The thing is, I knew damn well my legs were going in stirrups and that I would be unconscious with my body set up like pig on a spit! (I warned you about my imagination). Nothing was in my control. I felt completely exposed and raw. Then the panic set in.
I’m not going to deny that this took me by surprise. I never panic. I am a calm, personable individual (I am entitled to imagine myself anyway I want). A thousand thoughts ran through my mind. All of them crazy of course. Knowing that males would be present really triggered me.
I had already convinced myself that the orderly was as tall as the window, able to see into the operating room, and would be staring at the pig-on-the-spit’s bits (if you catch my meaning). Seeing him casually hanging about killed me on the inside, and tears streamed down my face. (I don’t cry publicly; I much prefer private coward crying.) I had completely lost control of this situation and, in an effort to gain it back, I decided to bolt. I would just walk the hell out of there and say no, I don’t want this (and try to convince myself that the Master was saying it not me). I was so focused on the door I barely noticed when a hand touched my shoulder. It was the nice specialist lady. Oh, the relief at seeing her! I knew then that she would be the one to do the procedure, not one of those men.
She said, “It’s time” and we walked into the room.
Fast forward 11 days, when I suddenly need emergency surgery. I had begun to bleed, and my son insisted I go to emergency. I was checked in as a precaution, but things escalated pretty quickly. It wasn’t long before I knew I was in serious trouble.
I will spare you the gruesome details but on a positive note, this time I had my own room, complete with the token half a piece of paper curtain. But, luxury of luxuries, I had a door. If one is going to bleed to death, one must give themselves the luxury of a door.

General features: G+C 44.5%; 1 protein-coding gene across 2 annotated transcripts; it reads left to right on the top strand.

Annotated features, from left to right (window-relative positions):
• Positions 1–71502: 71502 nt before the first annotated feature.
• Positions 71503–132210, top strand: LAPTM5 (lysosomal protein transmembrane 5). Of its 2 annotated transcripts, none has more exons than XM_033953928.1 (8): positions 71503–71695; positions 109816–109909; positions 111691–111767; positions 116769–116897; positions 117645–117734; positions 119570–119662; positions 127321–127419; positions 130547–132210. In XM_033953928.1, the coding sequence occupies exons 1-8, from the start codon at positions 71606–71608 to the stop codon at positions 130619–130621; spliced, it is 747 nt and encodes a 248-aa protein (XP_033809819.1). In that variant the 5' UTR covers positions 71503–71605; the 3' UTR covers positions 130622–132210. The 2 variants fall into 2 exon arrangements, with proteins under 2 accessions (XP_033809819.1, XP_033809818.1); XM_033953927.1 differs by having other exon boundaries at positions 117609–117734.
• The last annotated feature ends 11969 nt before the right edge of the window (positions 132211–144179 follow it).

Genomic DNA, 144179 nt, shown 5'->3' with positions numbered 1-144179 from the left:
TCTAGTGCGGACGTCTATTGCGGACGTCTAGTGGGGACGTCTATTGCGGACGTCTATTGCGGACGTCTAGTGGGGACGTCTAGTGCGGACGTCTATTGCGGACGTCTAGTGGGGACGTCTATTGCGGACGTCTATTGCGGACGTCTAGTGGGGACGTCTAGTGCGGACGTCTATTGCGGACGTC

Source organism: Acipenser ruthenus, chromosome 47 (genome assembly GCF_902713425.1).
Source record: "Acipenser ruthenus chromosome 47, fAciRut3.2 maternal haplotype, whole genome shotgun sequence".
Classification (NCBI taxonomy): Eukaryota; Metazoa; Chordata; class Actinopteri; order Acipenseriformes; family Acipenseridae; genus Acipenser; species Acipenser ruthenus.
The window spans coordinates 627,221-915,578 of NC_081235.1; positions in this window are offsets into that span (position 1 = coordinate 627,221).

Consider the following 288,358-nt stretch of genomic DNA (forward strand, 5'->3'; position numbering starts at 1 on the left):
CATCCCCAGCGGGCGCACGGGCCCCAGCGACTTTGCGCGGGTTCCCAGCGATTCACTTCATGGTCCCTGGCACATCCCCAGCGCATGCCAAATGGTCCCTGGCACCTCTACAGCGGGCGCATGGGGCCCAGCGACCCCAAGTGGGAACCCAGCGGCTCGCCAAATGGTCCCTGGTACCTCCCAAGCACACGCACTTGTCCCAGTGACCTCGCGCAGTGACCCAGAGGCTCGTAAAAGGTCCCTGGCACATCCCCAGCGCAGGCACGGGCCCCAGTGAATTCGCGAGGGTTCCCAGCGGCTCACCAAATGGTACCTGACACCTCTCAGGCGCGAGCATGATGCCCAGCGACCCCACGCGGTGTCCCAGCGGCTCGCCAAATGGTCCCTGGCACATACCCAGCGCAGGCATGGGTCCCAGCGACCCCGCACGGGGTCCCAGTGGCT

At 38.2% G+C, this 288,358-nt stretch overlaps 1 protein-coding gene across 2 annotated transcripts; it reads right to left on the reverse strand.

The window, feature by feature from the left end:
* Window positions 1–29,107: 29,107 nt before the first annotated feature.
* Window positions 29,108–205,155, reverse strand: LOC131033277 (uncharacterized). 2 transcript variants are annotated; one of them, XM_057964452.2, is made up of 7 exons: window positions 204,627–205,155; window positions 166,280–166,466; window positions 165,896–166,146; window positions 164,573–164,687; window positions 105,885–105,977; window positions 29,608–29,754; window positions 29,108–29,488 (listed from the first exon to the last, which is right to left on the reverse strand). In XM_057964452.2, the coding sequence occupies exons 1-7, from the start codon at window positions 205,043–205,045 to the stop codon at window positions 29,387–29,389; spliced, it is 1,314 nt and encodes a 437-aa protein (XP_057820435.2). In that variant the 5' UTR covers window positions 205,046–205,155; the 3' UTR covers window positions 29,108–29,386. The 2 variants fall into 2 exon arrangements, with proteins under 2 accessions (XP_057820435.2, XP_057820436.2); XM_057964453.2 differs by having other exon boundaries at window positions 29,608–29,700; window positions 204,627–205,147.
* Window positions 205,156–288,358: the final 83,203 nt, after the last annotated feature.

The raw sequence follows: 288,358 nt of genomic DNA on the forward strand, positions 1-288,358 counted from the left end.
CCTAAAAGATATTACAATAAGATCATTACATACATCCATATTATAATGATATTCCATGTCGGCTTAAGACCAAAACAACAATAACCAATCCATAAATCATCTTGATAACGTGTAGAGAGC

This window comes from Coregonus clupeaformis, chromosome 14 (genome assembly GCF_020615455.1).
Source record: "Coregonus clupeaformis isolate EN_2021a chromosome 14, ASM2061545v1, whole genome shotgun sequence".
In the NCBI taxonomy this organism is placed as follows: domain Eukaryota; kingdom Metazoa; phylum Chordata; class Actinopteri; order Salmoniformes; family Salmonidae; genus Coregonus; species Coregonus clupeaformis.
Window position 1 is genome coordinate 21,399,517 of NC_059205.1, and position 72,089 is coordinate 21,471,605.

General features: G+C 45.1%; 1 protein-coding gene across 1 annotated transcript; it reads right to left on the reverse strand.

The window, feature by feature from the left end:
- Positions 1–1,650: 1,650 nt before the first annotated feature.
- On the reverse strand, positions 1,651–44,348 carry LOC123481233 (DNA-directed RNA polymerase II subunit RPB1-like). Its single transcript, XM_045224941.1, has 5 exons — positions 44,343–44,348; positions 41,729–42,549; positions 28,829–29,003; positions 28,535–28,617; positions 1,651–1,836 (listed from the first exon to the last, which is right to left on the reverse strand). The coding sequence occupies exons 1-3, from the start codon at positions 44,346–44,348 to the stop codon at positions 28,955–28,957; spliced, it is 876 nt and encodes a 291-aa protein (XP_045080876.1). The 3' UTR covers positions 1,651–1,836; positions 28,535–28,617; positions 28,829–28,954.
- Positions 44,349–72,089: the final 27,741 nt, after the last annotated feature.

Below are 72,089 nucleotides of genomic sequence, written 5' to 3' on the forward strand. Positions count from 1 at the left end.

A male doctor from the mainland, via teleconference with my doctor, asked me if I thought what I was experiencing might be a period (after losing 20 percent of my blood supply in two hours). I turned my head to look at my son, he saw my face, I saw his face, and we burst out laughing.
I’m like, “Please don’t send me there!” which set us off again. You see, Zach and I have a history with laughter. When we hear each other, no matter where we are or what the circumstances may be, it’s impossible to stop laughing. We both know this about ourselves, we know we need to stop, but can’t, and that makes the situation even worse, until we descend into pure hysterical laughter, begging each other to please stop. But of course, we can’t.
This was probably not the most appropriate time, but it was too late. The stupidity was hilarious. I didn’t answer, and also didn’t need to worry about being flown away to be treated by the stupid doctor. It was clear I wasn’t going to make it to the mainland hospital.
I knew what was what, fully aware of the potential that I might not see the next day. But instead of worry or panic, something else took over. I remembered who I Am.
It was late at night now, Zachy went home and I got myself comfortable and began breathing, just like Norma showed us. Thoughts tried to enter, but here in this moment, I did not give them permission to exist. There was only the breath.
I lay there breathing well into the early hours of the morning. The human wanted something to do, so I let her concentrate on relaxing my body. And I noticed things, things like how tense my body was. Intuitively I knew the tension didn’t belong. It was a physical representation of the human trying to control outcomes because she didn’t trust herself.